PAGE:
While a recent question to one of my favorite websites did not generate any practical answers, it did get me in touch with a couple other people who are going to Burkina Faso next month. That's kind of cool.

07 April 2008

And the winner is...

Burkina Faso! I go to my staging area (TBD) on June 8th, and then on June 11th I fly to Ouahigouya, one of the larger cities in northern Burkina Faso. On August 30th, I will begin my assignment, teaching science in a secondary school. In French.

For the 11 weeks of training in Ouahigouya, I will be living with a host family, and working hard to pass proficiency tests in both French and whatever language is most appropriate to the area of the country I will move to in August. Ouahigouya is large enough that I expect to have intermittent internet access while there. Once I move on to my post, I do not know.

While in Africa, I will probably NOT have time to respond to emails, though I will do what I can. If I have internet access at all, it will be via internet cafes in the nearest city. And since my pay will be quite small, my online time will be limited. My first priority will be to update my blog. Fair warning.

Finally, if you wish to correspond via snail-mail with me while I'm there, send an email to my gmail address (soloDELETETHESEFOURWORDStoro at gmail dot com). I don't know whether I will even know the address I'll be at before I leave, but worse case scenario I'll send you a note once I get there. Or have someone in my family do so, if postage turns out to be prohibitively expensive.

02 April 2008

Still no word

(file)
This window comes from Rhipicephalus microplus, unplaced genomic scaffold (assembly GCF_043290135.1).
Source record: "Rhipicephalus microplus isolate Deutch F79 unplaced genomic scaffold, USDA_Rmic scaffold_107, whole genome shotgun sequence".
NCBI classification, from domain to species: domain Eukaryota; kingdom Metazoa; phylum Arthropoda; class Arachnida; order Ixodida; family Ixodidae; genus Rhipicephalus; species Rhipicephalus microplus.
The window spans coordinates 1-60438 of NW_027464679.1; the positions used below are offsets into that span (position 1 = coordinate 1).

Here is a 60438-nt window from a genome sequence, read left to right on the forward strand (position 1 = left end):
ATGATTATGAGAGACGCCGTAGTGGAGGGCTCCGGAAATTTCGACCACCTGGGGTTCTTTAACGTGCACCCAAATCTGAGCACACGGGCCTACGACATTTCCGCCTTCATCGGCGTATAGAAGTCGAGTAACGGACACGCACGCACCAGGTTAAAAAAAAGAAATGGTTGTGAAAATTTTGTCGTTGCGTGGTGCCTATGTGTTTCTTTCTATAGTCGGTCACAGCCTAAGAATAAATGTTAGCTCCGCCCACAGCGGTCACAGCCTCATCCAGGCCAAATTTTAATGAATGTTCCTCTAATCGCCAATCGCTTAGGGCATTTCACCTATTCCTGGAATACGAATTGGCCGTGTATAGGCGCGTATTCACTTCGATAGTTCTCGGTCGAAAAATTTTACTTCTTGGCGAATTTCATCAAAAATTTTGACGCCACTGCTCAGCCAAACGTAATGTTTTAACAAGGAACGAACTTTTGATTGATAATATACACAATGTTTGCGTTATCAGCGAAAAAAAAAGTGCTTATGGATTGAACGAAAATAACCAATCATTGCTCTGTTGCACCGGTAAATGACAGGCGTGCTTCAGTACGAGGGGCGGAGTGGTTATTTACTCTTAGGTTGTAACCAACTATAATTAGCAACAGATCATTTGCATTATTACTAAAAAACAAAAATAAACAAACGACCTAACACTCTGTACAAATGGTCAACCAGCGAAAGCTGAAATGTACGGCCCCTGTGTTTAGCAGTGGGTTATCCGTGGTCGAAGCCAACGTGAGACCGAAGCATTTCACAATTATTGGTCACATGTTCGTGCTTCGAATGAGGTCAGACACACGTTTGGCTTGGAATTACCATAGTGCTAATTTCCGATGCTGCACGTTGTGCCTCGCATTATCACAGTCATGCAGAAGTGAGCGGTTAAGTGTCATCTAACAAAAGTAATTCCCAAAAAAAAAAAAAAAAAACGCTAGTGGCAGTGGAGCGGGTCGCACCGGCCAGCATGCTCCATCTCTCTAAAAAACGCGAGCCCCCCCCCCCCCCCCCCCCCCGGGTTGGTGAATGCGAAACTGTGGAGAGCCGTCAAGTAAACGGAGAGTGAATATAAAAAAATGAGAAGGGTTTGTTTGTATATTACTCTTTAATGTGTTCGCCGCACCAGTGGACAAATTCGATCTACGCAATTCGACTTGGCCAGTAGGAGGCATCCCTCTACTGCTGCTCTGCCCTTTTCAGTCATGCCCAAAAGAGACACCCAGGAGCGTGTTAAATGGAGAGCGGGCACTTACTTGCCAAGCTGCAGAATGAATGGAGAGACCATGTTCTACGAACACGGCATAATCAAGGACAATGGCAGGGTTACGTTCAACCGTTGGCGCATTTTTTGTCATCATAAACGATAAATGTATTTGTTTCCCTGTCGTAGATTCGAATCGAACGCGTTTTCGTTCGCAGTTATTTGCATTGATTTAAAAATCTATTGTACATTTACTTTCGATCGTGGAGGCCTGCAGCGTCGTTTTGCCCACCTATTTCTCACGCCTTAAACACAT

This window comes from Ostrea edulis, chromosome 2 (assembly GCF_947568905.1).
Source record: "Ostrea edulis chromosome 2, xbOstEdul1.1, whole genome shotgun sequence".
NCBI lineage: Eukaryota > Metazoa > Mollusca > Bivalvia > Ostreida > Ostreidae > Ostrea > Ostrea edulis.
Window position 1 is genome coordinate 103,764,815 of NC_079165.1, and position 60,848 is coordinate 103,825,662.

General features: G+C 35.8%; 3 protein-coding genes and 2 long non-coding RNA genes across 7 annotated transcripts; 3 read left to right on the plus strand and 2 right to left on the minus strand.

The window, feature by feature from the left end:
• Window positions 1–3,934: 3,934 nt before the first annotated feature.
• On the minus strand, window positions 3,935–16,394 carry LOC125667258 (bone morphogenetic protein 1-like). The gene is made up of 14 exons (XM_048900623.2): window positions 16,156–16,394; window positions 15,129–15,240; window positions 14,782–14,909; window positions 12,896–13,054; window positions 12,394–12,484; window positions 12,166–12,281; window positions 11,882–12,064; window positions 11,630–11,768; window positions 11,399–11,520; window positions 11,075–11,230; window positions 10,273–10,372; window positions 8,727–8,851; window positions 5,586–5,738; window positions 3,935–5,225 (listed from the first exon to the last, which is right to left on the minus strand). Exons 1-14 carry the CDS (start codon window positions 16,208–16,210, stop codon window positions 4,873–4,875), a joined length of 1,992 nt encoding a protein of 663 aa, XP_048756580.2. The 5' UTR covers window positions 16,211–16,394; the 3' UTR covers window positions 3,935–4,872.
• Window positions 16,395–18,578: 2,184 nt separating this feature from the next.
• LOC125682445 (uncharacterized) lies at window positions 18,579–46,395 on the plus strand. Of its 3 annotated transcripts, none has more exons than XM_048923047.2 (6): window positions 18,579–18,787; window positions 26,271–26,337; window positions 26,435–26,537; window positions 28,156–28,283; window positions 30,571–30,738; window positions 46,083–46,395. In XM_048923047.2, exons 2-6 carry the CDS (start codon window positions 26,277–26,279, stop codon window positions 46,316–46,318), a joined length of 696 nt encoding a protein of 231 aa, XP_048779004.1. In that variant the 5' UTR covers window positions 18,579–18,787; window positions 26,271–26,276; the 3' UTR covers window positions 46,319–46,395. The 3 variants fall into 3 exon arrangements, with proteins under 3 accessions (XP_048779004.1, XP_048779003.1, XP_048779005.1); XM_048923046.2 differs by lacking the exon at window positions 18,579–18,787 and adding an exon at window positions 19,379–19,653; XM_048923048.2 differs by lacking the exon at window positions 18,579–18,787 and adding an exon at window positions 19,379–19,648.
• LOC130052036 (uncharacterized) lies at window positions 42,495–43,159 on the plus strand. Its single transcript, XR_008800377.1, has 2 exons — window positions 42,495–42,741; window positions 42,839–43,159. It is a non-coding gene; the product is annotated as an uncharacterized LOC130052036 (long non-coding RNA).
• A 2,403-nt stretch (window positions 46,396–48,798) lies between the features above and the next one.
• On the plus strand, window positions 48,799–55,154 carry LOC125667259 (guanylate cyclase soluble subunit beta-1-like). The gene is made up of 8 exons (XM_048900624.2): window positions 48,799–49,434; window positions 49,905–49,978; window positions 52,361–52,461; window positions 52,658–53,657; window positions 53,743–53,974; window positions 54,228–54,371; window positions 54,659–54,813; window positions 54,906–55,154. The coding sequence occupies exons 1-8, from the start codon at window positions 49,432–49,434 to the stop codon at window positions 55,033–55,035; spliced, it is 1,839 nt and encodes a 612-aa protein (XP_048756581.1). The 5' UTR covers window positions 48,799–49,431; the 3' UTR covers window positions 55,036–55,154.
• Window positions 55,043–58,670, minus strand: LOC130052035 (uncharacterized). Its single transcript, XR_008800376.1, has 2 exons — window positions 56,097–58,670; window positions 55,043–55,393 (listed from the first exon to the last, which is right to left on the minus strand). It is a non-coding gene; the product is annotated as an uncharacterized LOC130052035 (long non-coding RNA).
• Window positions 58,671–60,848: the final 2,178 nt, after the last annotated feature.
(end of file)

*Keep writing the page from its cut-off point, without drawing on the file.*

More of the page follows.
Apparently when the PC website says you've been sent an invitation packet, you still shouldn't hold your breath. Still haven't received anything; I'm hoping I'll get a call soon, though.

Anyway, nothing to report. I'm just posting to test out the RSS feed.

21 March 2008

Ok, I admit it

I posted that most recent update in the superstitious hope that right after talking about not receiving legal clearance, God would smile ironically and rectify the situation.

It worked.

Yesterday, I received a call from the Peace Corps Placement Office. She asked a few questions regarding the paperwork I'd submitted. I asked her about the legal hold, and she said it looked like everything in the packet was cleared, and something in the database just hadn't been saved to clear the hold. She said she would call the legal department, and that one of two things would happen. If they needed more paperwork, she'd get back in touch with me in a day or two to let me know what they needed. If they didn't, then she'd get back in touch with me in a week or two to talk about available programs.

Well, I just received an email saying my status had been updated. I went to check and my legal hold had been cleared (though my legal review is not yet marked as "Complete" either). According to the website, I was sent an invitation packet yesterday. So in a few days, I should know where I'm going.


19 March 2008

Medical and Legal Clearance

I did end up having to get my wisdom teeth extracted. I ended up getting through it with minimal discomfort - after the first day, I never even used the painkiller I was prescribed; Advil was good enough. Well, except for the night that I convinced my family I was well enough to play Cranium. We had a blast, but the next morning I could barely move my jaw because I'd been laughing so hard.